The Mere Exposure Effect

“The brain tags familiar things as good things. Zajonc called this the ‘mere exposure effect,’ and it is a basic principle in advertising.” (Haidt, p. 65)

Something I need to understand better. When does it work and when does it not?

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Philosophers and Moral Reasoning

Jonathan Haidt refers back to famous philosophers at a number of points in his book to show the evolution of ideas.

  • Plato believed that moral intuition was subordinate to reason.
  • David Hume believed that reason was subordinate to moral intuition.
  • Thomas Jefferson believed that moral intuition and reason were co-leaders.

 

Haidt’s position is that Hume was right.

The Rational Mind and Decision Making

Another way Haidt points out that we know morality is not necessarily a rational process is from his own experiments where people were given scenarios that trigger taboos but in which no one is hurt and no one outside of the main protagonists in the stories even know what happened.

Subjects were asked if the individuals in the stories were wrong to do what they did, and then pressed for reasons why. It was clear that most people were inventing reasons to justify their reactions. Even if they couldn’t give a good reason, they still stuck with their initial judgment.

It’s a pretty good demonstration that we’ve evolved to condemn certain behaviors, even if we can’t explain why, and even when those behaviors aren’t hurting anyone. Judgment and justification are separate processes.

Further, Haidt goes on to assert that moral reasoning is not about reconstructing our own conclusions, but rather “we reason to find the best possible reasons why somebody else ought to join us in our judgment.” (p. 52)

The Rational Mind and Social Decision Making

So, then, if our moral decision making is subconscious and automatic, why does our rational, conscious mind bother crafting post hoc justifications for what we believe? Haidt refers to our rational minds as a press secretary. Why bother with the post hoc reasoning, since we aren’t going to change anyone else’s mind?

Partly, it serves a social function. Reason itself isn’t very effective for changing minds, but it can reinforce our beliefs and the beliefs of other, like-minded individuals. It feels good when someone comes up with a killer argument in favor of what we believe, and that creates social bonds.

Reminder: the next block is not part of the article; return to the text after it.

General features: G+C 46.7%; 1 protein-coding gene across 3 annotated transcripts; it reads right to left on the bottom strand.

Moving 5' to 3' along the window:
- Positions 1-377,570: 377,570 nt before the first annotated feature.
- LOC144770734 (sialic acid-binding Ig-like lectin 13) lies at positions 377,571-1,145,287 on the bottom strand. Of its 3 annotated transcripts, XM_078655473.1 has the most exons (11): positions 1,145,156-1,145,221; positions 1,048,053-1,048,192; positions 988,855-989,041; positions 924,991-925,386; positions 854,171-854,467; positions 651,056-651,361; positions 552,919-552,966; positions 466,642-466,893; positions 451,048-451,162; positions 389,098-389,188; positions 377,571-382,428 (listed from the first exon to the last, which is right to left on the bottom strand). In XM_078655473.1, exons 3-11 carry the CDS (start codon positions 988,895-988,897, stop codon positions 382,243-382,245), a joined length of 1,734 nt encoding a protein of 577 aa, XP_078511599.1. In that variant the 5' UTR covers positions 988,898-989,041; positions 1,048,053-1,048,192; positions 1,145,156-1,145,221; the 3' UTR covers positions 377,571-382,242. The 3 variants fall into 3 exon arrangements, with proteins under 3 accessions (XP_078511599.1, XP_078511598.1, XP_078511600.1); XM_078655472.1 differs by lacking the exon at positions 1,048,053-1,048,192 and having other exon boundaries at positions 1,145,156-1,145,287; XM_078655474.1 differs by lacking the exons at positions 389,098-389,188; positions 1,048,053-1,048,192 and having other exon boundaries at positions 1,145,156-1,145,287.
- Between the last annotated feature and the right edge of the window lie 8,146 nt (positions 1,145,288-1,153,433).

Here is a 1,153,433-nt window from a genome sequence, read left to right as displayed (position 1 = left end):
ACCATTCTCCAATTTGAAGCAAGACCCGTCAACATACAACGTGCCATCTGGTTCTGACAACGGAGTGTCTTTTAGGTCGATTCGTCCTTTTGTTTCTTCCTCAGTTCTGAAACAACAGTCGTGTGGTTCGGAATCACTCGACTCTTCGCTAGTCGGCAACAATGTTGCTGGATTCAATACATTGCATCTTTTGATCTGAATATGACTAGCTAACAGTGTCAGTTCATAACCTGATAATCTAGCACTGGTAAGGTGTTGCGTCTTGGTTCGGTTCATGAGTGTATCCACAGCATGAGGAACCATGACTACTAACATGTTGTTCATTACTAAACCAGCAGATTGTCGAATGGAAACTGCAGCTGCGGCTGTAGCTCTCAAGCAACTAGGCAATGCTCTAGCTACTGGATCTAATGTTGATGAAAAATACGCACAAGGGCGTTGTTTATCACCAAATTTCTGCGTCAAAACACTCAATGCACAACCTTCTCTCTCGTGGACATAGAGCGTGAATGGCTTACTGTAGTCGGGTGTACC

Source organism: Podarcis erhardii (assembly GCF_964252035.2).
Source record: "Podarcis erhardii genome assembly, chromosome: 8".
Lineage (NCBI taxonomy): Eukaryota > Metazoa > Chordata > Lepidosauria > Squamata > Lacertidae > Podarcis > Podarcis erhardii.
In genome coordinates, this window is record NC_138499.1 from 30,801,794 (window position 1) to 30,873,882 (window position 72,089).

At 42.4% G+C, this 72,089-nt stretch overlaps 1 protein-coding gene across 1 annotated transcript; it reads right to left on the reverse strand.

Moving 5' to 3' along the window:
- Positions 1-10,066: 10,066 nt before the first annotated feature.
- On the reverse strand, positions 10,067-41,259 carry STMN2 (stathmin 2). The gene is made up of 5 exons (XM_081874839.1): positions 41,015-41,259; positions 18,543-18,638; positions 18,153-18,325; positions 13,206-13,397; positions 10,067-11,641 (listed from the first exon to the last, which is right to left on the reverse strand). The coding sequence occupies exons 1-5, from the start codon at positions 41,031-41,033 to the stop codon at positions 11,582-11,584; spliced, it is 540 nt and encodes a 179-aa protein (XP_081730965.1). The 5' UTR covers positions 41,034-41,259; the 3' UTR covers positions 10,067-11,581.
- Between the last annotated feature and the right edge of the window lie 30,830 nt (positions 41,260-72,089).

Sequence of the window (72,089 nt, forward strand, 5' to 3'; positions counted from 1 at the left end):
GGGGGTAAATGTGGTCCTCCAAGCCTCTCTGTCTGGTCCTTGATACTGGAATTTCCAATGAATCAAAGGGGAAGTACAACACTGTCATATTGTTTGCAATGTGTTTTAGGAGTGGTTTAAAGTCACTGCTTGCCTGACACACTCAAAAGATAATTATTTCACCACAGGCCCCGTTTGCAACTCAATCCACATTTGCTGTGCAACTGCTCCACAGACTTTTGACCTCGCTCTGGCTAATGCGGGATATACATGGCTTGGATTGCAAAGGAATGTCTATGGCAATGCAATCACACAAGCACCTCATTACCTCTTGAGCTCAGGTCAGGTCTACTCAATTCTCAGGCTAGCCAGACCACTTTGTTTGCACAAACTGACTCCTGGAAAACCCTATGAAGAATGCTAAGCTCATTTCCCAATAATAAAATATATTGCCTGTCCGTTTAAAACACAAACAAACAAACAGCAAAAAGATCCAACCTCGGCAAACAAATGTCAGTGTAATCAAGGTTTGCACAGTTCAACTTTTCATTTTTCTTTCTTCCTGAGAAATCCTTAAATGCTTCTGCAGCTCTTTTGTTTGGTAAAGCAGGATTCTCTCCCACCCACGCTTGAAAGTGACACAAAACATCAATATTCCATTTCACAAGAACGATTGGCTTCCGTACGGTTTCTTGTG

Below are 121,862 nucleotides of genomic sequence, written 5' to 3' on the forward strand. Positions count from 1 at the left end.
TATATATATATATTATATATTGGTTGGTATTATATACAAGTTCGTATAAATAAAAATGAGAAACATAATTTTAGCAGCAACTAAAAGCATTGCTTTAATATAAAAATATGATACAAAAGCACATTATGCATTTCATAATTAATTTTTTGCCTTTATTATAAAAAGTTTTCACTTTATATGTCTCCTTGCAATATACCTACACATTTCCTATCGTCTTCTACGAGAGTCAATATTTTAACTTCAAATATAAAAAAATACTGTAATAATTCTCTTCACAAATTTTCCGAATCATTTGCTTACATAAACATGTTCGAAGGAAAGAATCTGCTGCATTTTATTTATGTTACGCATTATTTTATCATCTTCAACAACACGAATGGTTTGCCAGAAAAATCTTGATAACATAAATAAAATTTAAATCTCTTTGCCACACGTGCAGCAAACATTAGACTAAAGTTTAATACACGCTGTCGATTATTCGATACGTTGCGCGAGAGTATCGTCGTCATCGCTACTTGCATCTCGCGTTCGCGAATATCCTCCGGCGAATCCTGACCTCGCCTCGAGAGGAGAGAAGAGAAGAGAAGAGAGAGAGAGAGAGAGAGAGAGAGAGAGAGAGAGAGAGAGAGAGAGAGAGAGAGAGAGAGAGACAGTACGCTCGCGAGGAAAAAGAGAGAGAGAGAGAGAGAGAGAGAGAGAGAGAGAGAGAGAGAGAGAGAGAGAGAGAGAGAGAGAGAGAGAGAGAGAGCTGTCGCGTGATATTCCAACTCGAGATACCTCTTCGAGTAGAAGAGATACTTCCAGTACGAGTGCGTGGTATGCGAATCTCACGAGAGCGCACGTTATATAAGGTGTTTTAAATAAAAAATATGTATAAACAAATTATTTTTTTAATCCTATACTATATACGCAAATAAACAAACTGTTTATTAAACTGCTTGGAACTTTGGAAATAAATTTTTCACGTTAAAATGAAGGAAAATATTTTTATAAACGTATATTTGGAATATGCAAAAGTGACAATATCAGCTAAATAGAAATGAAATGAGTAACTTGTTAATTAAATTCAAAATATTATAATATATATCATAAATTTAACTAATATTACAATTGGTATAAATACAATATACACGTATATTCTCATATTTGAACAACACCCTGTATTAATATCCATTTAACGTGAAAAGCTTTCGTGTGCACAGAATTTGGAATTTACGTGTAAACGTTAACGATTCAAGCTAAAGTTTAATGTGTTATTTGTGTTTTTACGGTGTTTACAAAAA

It’s also true that we do sometimes change our positions, particularly in response to people who we like or admire assuming a contrary position. Our rational brains help us rationalize the reasons why we change our views, when really we changed them due to social pressure.

Also, to be clear, it is also possible to change your own position based on logical reasoning, and we clearly sometimes do. As Haidt notes, it just doesn’t happen very often.

The Role of Cognitive Load in Decision Making

Haidt did some research early in his career to ascertain whether increased cognitive load would interfere with making decisions in situations that involve applying morality or ethics. The idea here is that if morality is controlled by automatic processes instead of rational ones, then cognitive load shouldn’t matter.

And, indeed, that’s what he found. Moral judgement is fast and automated. It doesn’t depend on the rational mind.

The Role of the Emotional Brain in Decision Making

Haidt, early in The Righteous Mind, shares the work of Antonio Damasio, a neuroscientist who noticed that people with a particular brain injury in the prefrontal cortex felt almost no emotions but retained complete ability to reason (no drop in IQ) and to discriminate between right and wrong. These individuals could reason just fine–but they couldn’t make decisions. And when they did, they were often poor ones. Their lives began falling apart.

Every single decision had to be based on rationally considering all the options. This is a nightmare for working memory, and I imagine exhausting, leading to poor decisions.

This is interesting evidence that our rational brains don’t have as much control as we think they do. We depend on emotions.

The Righteous Mind

I’m reading The Righteous Mind: Why Good People Are Divided by Politics and Religion by Jonathan Haidt. I loved, loved, loved his earlier book The Happiness Hypothesis, so I’m going to go off topic on this web journal for a while and instead use it as a place to think about Haidt’s ideas.

Haidt’s default political perspective, and he’s up front about this, is liberal atheist. One of the things I enjoy about him as an author is that he’s interested in the research base even when it doesn’t support his intuitions. He seeks disconfirming evidence!

It was interesting to read in his introduction that the word liberal has a different meaning here in the states than it does in Europe, where the meaning is closer to libertarian. Liberal here maps more cleanly to progressive in Europe.